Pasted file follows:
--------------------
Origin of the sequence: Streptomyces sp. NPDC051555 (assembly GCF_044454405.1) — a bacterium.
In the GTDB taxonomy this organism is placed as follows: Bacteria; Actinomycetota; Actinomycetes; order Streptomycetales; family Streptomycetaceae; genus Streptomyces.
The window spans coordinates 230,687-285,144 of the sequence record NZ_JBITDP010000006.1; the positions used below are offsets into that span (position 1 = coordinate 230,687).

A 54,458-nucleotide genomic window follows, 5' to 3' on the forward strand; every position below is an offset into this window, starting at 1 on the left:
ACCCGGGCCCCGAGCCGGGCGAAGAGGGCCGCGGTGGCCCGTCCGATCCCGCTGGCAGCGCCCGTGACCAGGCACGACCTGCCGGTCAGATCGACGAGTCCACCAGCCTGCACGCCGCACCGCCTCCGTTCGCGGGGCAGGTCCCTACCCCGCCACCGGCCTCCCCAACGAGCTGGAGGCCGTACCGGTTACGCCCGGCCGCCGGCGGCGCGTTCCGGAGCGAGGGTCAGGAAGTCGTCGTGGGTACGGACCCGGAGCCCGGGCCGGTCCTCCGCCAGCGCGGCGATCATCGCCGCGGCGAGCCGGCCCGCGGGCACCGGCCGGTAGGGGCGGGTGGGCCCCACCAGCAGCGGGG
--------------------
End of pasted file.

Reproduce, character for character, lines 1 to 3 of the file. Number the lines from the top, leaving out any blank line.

Origin of the sequence: Streptomyces sp. NPDC051555 (assembly GCF_044454405.1) — a bacterium.
In the GTDB taxonomy this organism is placed as follows: Bacteria; Actinomycetota; Actinomycetes; order Streptomycetales; family Streptomycetaceae; genus Streptomyces.
The window spans coordinates 230,687-285,144 of the sequence record NZ_JBITDP010000006.1; the positions used below are offsets into that span (position 1 = coordinate 230,687).